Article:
Much of the following review, then, focuses on this experience. Our remit, Ken says, is to take risks and question what art is and what art can be. Hence it was the ping-pong ball theme that caught Ken’s interest and one that I was happy to explore further, encouraged by our shared interests in drawing and unusual media.
Ostensibly the show is ultra traditional since it focuses on themes that reach back to the Italian Renaissance, namely anatomy and humanism. Cell Graffiti is a metaphor for the sort of complex machinery that cells actually produce within themselves and which we simply call proteins. 500 years after Leonardo, then, anatomy has become microscopy whilst humanism, a belief that shared genetic heritage can unite animals, humans and yeasts alike.
Whether one agrees with these sentiments is a matter of personal judgement, but I’ve certainly never expressed them with a walk-through artwork before. Ken reminded me when doubt crept in that I had to be ambitious. Thus the ping-pong ball cell membrane has rightly ended up in the doorway to the gallery feeling the stresses and strains of constant use. No easy option was taken here of just sticking it onto a wall with a price tag.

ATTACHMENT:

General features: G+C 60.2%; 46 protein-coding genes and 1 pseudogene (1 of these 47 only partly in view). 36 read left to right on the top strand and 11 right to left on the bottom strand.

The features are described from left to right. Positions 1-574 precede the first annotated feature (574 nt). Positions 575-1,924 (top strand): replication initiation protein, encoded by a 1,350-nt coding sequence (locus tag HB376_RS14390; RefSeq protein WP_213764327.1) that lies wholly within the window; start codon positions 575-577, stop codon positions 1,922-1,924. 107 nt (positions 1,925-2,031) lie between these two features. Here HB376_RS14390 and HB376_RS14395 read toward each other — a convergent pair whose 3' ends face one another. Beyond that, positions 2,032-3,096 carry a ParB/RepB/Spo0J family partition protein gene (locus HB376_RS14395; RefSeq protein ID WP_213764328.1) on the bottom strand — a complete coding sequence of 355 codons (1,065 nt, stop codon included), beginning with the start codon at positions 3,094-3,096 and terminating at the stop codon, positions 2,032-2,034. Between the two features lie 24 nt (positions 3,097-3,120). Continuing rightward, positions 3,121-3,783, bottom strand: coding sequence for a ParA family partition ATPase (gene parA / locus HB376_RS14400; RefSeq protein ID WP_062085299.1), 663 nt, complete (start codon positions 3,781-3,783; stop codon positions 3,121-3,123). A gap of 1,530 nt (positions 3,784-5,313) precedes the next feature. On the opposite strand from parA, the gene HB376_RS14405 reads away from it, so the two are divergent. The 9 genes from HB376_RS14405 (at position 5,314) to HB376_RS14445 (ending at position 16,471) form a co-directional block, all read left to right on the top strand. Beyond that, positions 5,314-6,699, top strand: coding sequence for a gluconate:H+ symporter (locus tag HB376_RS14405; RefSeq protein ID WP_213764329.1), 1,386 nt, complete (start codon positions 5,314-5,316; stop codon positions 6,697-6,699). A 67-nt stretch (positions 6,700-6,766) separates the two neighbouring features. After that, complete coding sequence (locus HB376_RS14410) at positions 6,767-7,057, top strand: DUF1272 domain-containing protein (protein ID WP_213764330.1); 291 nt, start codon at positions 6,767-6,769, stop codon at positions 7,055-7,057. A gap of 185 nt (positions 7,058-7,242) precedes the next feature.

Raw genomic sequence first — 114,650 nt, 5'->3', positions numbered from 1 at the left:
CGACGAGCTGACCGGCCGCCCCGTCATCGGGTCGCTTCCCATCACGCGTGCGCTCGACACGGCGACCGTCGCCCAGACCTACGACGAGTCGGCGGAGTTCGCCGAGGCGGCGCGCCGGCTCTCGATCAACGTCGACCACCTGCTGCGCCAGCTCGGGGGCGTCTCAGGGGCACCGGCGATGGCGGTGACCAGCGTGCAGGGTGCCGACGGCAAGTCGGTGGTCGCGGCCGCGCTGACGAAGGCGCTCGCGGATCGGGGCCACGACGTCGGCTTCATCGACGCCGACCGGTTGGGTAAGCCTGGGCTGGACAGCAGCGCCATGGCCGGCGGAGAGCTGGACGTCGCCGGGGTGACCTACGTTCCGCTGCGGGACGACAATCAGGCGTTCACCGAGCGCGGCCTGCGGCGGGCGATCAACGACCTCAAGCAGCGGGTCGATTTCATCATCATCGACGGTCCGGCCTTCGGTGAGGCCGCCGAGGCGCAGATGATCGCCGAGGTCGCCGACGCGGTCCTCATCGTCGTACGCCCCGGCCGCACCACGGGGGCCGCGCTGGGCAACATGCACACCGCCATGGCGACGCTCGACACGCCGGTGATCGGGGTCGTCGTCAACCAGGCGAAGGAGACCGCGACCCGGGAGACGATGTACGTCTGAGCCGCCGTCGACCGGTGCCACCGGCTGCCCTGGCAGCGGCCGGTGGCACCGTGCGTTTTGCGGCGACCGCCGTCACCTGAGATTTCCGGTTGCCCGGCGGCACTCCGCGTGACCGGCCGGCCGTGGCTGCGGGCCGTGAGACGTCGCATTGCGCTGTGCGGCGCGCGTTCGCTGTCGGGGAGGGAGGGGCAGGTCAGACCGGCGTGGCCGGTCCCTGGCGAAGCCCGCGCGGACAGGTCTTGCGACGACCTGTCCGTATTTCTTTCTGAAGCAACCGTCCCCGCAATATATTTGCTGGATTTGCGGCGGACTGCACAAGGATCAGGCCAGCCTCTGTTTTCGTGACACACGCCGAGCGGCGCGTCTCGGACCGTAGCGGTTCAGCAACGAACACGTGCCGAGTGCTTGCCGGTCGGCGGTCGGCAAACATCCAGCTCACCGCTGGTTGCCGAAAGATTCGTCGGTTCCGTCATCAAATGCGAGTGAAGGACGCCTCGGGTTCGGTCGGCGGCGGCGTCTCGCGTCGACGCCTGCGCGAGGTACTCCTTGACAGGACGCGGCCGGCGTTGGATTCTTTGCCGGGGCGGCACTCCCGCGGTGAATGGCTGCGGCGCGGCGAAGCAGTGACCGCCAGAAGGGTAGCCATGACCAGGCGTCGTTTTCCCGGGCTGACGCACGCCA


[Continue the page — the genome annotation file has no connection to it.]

Though the work is for sale, the main emphasis is to allow the artists freedom to experiment. So, as a postscript to this review, when the current show by myself comes down and the next installation goes up we will see scaffolding, mattresses and builder’s tresses I believe! Tension will not only be accommodating this next round of drilling and madcap ideas, but true to its name, will be actively encouraging it!
Jonathan Trayte at Kate MacGarry using cement and vinyl sticker to make striking high-art.